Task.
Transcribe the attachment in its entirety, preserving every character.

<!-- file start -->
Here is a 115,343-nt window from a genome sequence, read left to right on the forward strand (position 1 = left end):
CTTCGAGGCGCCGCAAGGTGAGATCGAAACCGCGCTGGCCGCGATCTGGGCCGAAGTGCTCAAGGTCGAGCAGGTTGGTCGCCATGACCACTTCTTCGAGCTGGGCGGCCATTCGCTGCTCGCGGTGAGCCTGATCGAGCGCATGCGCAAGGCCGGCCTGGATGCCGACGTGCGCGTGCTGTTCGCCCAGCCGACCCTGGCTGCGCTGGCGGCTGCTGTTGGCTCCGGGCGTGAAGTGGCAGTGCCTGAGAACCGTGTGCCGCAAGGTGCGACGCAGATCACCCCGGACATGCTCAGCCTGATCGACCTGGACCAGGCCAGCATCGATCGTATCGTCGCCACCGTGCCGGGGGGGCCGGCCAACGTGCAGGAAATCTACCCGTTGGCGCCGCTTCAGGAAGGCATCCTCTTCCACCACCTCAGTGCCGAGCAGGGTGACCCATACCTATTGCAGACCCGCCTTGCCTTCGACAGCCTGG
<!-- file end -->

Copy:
Here is a 115,343-nt window from a genome sequence, read left to right on the forward strand (position 1 = left end):
CTTCGAGGCGCCGCAAGGTGAGATCGAAACCGCGCTGGCCGCGATCTGGGCCGAAGTGCTCAAGGTCGAGCAGGTTGGTCGCCATGACCACTTCTTCGAGCTGGGCGGCCATTCGCTGCTCGCGGTGAGCCTGATCGAGCGCATGCGCAAGGCCGGCCTGGATGCCGACGTGCGCGTGCTGTTCGCCCAGCCGACCCTGGCTGCGCTGGCGGCTGCTGTTGGCTCCGGGCGTGAAGTGGCAGTGCCTGAGAACCGTGTGCCGCAAGGTGCGACGCAGATCACCCCGGACATGCTCAGCCTGATCGACCTGGACCAGGCCAGCATCGATCGTATCGTCGCCACCGTGCCGGGGGGGCCGGCCAACGTGCAGGAAATCTACCCGTTGGCGCCGCTTCAGGAAGGCATCCTCTTCCACCACCTCAGTGCCGAGCAGGGTGACCCATACCTATTGCAGACCCGCCTTGCCTTCGACAGCCTGG